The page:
Timing may not be everything, but it sure counts for something — as borne out by the decision to circle St. Patrick’s Day when it came time to schedule the New York dates on the brief reunion tour staged by these Irish legends’ original lineup. At this, the first of four sold-out gigs, the band couldn’t entirely hide the ravages of age and indiscretion, but still managed to generate a goodly amount of its old energy — and just about all of its full-throated celebration of life.
At the onset of the perf, it seemed as if the band was primed for a sprint, rather than a marathon, what with the breakneck pacing and spittle-drenched delivery afforded “Streams of Whiskey” and “Turkish Song of the Damned.” And while frontman Shane McGowan did take several trips to the wings — to grab a breather or some form of restorative — the group managed to keep up the pace for the better part of two hours, most of which was filled with their most uptempo material.
McGowan is often unjustly caricatured as nothing more than an irascible drunk who happens to have a flair for tapping into Celtic tradition — an image he did little to dispel by shuffling onto the stage clutching a Costco-sized bottle of whiskey that was clearly more than a prop. Scratch just a bit beneath his grimy surface, however, and it becomes clear that McGowan falls squarely into the Gaelic tradition of smash-mouth bards, capable of cutting to the emotional bone without losing that twinkle in the eye.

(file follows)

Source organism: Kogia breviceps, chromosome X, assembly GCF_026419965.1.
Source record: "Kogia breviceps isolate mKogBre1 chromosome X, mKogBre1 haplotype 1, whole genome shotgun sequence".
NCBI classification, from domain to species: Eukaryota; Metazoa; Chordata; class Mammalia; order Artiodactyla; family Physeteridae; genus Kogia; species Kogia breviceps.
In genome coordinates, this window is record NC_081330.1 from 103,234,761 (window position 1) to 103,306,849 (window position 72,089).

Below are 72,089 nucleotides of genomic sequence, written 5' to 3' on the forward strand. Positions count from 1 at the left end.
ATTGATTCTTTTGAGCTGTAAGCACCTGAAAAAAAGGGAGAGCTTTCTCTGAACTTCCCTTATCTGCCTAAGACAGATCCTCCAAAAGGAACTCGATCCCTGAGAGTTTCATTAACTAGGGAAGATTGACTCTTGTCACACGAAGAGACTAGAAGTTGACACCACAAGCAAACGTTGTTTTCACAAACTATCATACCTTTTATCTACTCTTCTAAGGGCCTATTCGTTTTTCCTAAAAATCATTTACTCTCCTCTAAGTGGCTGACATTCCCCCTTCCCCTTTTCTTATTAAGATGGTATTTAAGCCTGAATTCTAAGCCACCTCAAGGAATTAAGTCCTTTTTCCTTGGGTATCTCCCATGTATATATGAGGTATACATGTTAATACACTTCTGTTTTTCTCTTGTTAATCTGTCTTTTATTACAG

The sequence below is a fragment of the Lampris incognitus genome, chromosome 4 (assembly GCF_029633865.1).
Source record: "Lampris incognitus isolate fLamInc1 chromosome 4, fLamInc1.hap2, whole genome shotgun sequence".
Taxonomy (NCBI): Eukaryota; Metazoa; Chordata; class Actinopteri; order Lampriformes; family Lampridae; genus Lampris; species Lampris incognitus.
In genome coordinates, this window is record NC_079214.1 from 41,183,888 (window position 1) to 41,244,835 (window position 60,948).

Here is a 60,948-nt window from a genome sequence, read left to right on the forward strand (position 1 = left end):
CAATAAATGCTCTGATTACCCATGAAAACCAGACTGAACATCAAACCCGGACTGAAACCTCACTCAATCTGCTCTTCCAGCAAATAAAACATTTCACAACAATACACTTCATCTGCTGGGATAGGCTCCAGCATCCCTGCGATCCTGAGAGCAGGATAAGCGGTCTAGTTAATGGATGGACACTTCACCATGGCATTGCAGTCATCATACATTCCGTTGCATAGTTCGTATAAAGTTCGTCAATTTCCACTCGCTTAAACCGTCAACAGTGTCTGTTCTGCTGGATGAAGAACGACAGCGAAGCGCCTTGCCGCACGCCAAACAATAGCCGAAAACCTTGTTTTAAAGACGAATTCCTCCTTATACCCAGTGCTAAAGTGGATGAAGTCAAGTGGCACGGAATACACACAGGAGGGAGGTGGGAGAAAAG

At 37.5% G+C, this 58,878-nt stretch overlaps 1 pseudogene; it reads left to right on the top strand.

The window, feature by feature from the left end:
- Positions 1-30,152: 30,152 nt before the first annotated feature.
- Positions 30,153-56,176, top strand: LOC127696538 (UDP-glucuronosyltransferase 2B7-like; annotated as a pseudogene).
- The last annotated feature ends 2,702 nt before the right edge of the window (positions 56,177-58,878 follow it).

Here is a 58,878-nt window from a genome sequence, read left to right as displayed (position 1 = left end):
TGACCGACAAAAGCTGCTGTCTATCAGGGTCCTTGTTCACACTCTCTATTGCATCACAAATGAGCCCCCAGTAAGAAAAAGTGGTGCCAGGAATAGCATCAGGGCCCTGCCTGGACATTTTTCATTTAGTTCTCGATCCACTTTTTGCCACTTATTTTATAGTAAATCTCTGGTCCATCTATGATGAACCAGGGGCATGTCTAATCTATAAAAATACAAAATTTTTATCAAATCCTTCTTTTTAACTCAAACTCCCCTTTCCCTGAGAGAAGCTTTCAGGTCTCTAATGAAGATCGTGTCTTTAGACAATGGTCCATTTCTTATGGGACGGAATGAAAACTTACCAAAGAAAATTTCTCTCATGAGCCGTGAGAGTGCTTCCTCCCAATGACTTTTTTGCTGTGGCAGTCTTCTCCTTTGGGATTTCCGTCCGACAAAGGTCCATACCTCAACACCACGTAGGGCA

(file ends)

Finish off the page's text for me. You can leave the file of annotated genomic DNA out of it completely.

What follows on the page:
That was amply evident in the passel of woozy ballads — like “A Pair of Brown Eyes” and “The Old Main Drag” — that punctuated the perf with a sentimentality that reconciled the ugliness and beauty that coexist in life (and love) on the skids. Whistle-player Jem Finer and cittern player Terry Woods underscored the inherent Irishness of the melodies, but tore into songs like “The Repeal of the Licensing Laws” with a feral glee that’d draw envy from many a Warped Tour whippersnapper.
Encores were chock-a-block with aud favorites — “Fairytale of New York,” with Finer’s daughter Ella tackling the part the late Kirsty MacColl did on record, resonate particularly strongly — as well as rambling stories from McGowan’s quiver. If the latter occasionally went awry due to a combination of denture-less slurring and inebriated cackling, nothing was lost in translation when the music was in full flight.